2. Build up some support underneath.  I was considering buying some 2x4 timber and building a support for my pond, but decided that with the curvy edges that didn't fit with the "easy project" I was looking for.  However, you need to bear in mind that water is heavy, so you will need something underneath your liner to give it some support around the edges.  I put some bricks underneath the shelved areas and built up with some rubble that we've had stacked against the wall for a couple of years.   

You may wonder what the yellow hose in this picture is... it's the overflow from our water-butt. It's gravity fed over to this corner to keep it away from the timber of the garage. I've just bent it around and left it some space.  To be honest, the water butt doesn't have much in it at the moment, as I've now put most of the water into the pond!
3. Next, put some pot plants around your pond.  This not only disguises the black plastic of the pond liner and the mess of the rubble, but it also gives a stepped access for your wildlife to get to the pond.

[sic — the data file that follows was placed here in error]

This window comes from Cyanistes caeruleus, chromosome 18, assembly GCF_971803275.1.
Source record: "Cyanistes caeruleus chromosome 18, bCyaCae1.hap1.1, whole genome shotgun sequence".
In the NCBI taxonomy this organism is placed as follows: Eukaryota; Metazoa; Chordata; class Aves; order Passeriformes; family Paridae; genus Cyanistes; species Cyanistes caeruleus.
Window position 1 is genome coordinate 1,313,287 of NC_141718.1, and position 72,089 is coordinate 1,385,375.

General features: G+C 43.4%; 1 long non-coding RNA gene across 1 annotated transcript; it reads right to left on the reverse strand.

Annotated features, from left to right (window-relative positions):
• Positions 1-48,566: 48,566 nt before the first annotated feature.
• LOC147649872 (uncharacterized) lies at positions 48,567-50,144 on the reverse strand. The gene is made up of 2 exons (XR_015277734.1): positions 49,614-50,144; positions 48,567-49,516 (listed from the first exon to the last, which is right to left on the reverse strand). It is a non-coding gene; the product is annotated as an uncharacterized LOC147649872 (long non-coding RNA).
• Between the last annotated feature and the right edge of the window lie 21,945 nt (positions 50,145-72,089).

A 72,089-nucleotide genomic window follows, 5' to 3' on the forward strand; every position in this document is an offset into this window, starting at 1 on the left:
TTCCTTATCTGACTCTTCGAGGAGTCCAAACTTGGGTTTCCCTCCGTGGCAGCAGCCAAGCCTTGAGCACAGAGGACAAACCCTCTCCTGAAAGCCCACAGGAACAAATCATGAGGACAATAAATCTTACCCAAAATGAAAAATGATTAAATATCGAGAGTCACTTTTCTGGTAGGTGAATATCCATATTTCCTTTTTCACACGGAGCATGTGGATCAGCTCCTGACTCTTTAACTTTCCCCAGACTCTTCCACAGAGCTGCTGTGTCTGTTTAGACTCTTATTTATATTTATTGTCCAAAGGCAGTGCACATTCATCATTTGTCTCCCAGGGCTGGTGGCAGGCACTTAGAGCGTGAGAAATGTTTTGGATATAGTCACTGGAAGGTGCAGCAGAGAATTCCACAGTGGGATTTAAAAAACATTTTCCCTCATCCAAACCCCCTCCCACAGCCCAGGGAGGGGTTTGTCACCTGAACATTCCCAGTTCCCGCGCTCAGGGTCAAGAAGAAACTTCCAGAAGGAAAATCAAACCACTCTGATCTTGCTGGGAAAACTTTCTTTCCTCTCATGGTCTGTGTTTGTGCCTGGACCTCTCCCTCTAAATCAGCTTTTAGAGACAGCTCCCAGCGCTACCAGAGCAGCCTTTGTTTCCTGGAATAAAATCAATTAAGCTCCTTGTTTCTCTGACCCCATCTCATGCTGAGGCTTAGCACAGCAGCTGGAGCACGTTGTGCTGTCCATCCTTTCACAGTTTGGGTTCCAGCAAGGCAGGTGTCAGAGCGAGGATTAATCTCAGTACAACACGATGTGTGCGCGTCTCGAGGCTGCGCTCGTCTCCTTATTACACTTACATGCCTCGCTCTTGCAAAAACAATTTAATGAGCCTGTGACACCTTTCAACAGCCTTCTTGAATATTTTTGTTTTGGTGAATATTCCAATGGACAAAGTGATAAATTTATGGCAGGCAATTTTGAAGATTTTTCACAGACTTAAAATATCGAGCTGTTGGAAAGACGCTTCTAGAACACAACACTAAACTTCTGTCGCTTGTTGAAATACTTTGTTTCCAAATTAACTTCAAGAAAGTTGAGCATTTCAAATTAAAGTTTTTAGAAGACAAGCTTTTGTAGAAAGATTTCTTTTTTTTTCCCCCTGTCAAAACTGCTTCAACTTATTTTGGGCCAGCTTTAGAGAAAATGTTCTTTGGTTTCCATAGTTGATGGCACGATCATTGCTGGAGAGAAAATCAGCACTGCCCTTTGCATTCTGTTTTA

4. Naturalise a bit.  As you can see, we've not only planted up some of those pots with a range of plants and planted some bulbs and seeds, but we've also added some branches from the holly tree I severely pruned last year to create a wildlife ramp and to disguise that black plastic a bit more.

5. Put some wildlife shelter inside the pond.  If you want bugs and amphibians to take up residence in your pond, you need to give them some appealing real-estate.  They aren't going to be taken with an expanse of shelter-less black plastic.  In my pond I installed a terracotta plant pot, a couple of broken pieces of slate, some gravel and some pebbles of various sizes.  This gives lots of nooks and crannies to allow the wildlife to get in and out and to provide them with some cosy places to live.